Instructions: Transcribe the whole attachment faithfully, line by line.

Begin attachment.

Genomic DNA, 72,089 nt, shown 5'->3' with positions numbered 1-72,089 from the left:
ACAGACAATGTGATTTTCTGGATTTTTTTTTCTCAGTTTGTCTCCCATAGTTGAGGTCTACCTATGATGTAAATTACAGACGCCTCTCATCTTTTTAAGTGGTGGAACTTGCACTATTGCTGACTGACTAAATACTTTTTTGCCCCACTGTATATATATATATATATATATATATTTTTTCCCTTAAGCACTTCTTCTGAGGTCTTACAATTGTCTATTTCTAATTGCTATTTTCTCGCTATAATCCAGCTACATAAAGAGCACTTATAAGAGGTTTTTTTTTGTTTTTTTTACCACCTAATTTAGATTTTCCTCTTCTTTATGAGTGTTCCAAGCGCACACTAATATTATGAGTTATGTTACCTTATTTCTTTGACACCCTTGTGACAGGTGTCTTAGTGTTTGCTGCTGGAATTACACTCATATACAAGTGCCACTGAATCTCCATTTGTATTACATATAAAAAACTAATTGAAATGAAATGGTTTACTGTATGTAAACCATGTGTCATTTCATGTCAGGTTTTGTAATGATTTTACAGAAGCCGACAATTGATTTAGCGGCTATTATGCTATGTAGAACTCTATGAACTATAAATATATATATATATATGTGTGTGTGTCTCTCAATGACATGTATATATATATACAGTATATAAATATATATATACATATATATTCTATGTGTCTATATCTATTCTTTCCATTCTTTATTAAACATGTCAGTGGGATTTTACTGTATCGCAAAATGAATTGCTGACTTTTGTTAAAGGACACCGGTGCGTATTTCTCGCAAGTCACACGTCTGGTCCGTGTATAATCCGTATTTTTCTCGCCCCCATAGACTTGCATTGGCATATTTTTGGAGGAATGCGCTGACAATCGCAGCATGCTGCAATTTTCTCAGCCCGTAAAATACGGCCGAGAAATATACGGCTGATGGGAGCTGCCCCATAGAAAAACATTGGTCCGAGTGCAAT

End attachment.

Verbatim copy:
Genomic DNA, 72,089 nt, shown 5'->3' with positions numbered 1-72,089 from the left:
ACAGACAATGTGATTTTCTGGATTTTTTTTTCTCAGTTTGTCTCCCATAGTTGAGGTCTACCTATGATGTAAATTACAGACGCCTCTCATCTTTTTAAGTGGTGGAACTTGCACTATTGCTGACTGACTAAATACTTTTTTGCCCCACTGTATATATATATATATATATATATATTTTTTCCCTTAAGCACTTCTTCTGAGGTCTTACAATTGTCTATTTCTAATTGCTATTTTCTCGCTATAATCCAGCTACATAAAGAGCACTTATAAGAGGTTTTTTTTTGTTTTTTTTACCACCTAATTTAGATTTTCCTCTTCTTTATGAGTGTTCCAAGCGCACACTAATATTATGAGTTATGTTACCTTATTTCTTTGACACCCTTGTGACAGGTGTCTTAGTGTTTGCTGCTGGAATTACACTCATATACAAGTGCCACTGAATCTCCATTTGTATTACATATAAAAAACTAATTGAAATGAAATGGTTTACTGTATGTAAACCATGTGTCATTTCATGTCAGGTTTTGTAATGATTTTACAGAAGCCGACAATTGATTTAGCGGCTATTATGCTATGTAGAACTCTATGAACTATAAATATATATATATATATGTGTGTGTGTCTCTCAATGACATGTATATATATATACAGTATATAAATATATATATACATATATATTCTATGTGTCTATATCTATTCTTTCCATTCTTTATTAAACATGTCAGTGGGATTTTACTGTATCGCAAAATGAATTGCTGACTTTTGTTAAAGGACACCGGTGCGTATTTCTCGCAAGTCACACGTCTGGTCCGTGTATAATCCGTATTTTTCTCGCCCCCATAGACTTGCATTGGCATATTTTTGGAGGAATGCGCTGACAATCGCAGCATGCTGCAATTTTCTCAGCCCGTAAAATACGGCCGAGAAATATACGGCTGATGGGAGCTGCCCCATAGAAAAACATTGGTCCGAGTGCAAT